If you claim Social Security benefits early and still work , your benefits could be reduced if you earn too much. If you're under FRA the entire year, $1 of your benefits will be reduced for each $2 earned above annual limits. If you work during the year you reach FRA, $1 in benefits is deducted for each $3 earned above a different higher limit, but earnings only count before the month you reach FRA. Starting the month you've reached FRA, you'll get full Social Security benefits no matter what you earn.

While you're credited back benefits you lose by working, there's no sense filing for Social Security early if you're not going to receive the benefits because you're working.

3. You can start claiming benefits before RMDs

Some people prefer to delay claiming Social Security until age 70 to maximize Social Security income. However, when you reach age 70 1/2, you'll have to start taking required minimum distributions (RMDs) from traditional 401(k)s and IRAs, which creates taxable income. Taking distributions can sometimes push income up high enough that Social Security benefits become taxable.

If you file taxes as a single person and your income is between $25,000 and $34,000, you could be taxed on up to 50% of Social Security benefits. If your income exceeds $34,000, you could be taxed on up to 85% of benefits. If your income is below $25,000, you don't pay taxes on benefits at all.

If you file taxes as married filing jointly, up to 50% of Social Security benefits become taxable if your income is between $32,000 and $44,000. If joint income is above $44,000, up to 85% of benefits could be taxed. If your joint income is below $32,000, you won't be taxed on benefits. If you file as married filing separately, however, Social Security benefits are typically taxed regardless of income.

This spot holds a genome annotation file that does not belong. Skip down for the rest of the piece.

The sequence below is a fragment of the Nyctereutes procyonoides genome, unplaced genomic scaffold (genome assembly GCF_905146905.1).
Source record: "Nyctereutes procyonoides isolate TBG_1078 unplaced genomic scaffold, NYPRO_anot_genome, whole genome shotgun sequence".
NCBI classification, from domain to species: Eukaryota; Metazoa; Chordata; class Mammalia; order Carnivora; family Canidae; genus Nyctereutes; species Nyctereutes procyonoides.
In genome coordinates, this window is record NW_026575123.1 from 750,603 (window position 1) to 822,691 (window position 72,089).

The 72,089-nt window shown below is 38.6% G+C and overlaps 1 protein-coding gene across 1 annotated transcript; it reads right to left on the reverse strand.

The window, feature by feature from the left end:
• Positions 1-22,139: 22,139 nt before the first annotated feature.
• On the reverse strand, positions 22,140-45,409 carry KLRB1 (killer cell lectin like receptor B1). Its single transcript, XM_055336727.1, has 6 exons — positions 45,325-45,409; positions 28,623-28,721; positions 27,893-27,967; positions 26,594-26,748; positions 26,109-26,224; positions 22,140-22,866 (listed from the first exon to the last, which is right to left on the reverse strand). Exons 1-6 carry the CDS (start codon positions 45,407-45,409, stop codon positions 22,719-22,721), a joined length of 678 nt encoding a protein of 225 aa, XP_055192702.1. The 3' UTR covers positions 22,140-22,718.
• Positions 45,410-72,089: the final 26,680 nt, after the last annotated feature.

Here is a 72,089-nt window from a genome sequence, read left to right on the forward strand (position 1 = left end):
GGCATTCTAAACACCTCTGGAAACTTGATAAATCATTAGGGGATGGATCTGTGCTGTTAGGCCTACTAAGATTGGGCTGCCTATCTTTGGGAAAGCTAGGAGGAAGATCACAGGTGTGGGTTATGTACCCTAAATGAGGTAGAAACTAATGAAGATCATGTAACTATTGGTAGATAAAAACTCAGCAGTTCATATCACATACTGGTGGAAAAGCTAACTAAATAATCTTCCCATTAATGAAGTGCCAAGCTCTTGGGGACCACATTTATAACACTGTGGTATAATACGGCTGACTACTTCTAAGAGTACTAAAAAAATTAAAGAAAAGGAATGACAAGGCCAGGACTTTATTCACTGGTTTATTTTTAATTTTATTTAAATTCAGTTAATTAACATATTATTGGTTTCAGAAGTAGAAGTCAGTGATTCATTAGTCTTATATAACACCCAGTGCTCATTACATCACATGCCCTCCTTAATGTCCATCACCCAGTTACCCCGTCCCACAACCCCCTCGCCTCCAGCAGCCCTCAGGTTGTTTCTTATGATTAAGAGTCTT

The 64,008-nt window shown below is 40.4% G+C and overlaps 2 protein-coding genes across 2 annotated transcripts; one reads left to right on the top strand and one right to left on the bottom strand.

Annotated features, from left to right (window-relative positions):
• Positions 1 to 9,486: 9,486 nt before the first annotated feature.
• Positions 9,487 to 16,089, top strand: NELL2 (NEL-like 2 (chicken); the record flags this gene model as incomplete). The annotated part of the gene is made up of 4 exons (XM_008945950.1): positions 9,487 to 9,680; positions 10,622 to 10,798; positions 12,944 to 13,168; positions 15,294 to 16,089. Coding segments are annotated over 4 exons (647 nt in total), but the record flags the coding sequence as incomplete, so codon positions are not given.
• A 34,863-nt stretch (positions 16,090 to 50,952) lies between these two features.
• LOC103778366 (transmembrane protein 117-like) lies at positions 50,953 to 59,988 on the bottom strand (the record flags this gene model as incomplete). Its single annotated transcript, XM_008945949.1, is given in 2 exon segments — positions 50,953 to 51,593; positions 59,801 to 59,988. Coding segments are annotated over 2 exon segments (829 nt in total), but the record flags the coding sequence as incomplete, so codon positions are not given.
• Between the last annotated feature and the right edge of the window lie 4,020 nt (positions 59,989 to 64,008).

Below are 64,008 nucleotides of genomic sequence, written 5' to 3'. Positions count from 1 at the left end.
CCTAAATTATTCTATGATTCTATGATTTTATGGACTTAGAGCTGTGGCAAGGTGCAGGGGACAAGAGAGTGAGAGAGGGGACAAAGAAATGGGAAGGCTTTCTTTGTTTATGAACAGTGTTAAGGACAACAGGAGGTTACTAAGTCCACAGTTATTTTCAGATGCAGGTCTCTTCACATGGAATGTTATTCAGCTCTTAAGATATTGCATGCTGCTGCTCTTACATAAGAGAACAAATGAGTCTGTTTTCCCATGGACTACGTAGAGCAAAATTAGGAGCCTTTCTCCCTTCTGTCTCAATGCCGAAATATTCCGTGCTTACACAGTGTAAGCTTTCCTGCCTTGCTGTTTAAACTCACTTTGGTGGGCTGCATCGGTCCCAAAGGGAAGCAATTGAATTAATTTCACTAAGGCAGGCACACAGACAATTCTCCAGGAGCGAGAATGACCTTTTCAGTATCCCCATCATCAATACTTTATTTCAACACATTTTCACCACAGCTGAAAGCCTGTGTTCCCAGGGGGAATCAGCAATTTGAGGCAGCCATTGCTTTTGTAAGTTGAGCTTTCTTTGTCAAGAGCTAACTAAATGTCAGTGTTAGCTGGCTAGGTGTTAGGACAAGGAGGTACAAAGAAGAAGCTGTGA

For purposes of determining whether benefits are taxed, your income would equal half of Social Security benefits plus all taxable income from sources other than Social Security, as well as some tax-free income.

If you claim Social Security on time and delay withdrawals from traditional IRAs and 401(k)s in order to keep your income below where Social Security benefits become taxable until RMDs start, you can enjoy several years of tax-free benefits as well as keeping your retirement savings intact for later use. But if you wait until 70 to start receiving Social Security and you take RMDs the same year, it could boost your taxable income to such an extent that your benefits may be taxable from the start -- leaving you with a higher tax bill that will offset the larger Social Security checks you get by waiting.

What's the right age for you to claim benefits?

The right age to claim Social Security benefits depends on your situation. You'll need to consider your health, whether you can claim benefits on a spouse's work history, and what other sources of income you'll have during retirement. By understanding how Social Security benefits work, you can make the right choice that gives you the maximum in retirement income.

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The views and opinions expressed herein are the views and opinions of the author and do not necessarily reflect those of Nasdaq, Inc.

The views and opinions expressed herein are the views and opinions of the author and do not necessarily reflect those of Nasdaq, Inc.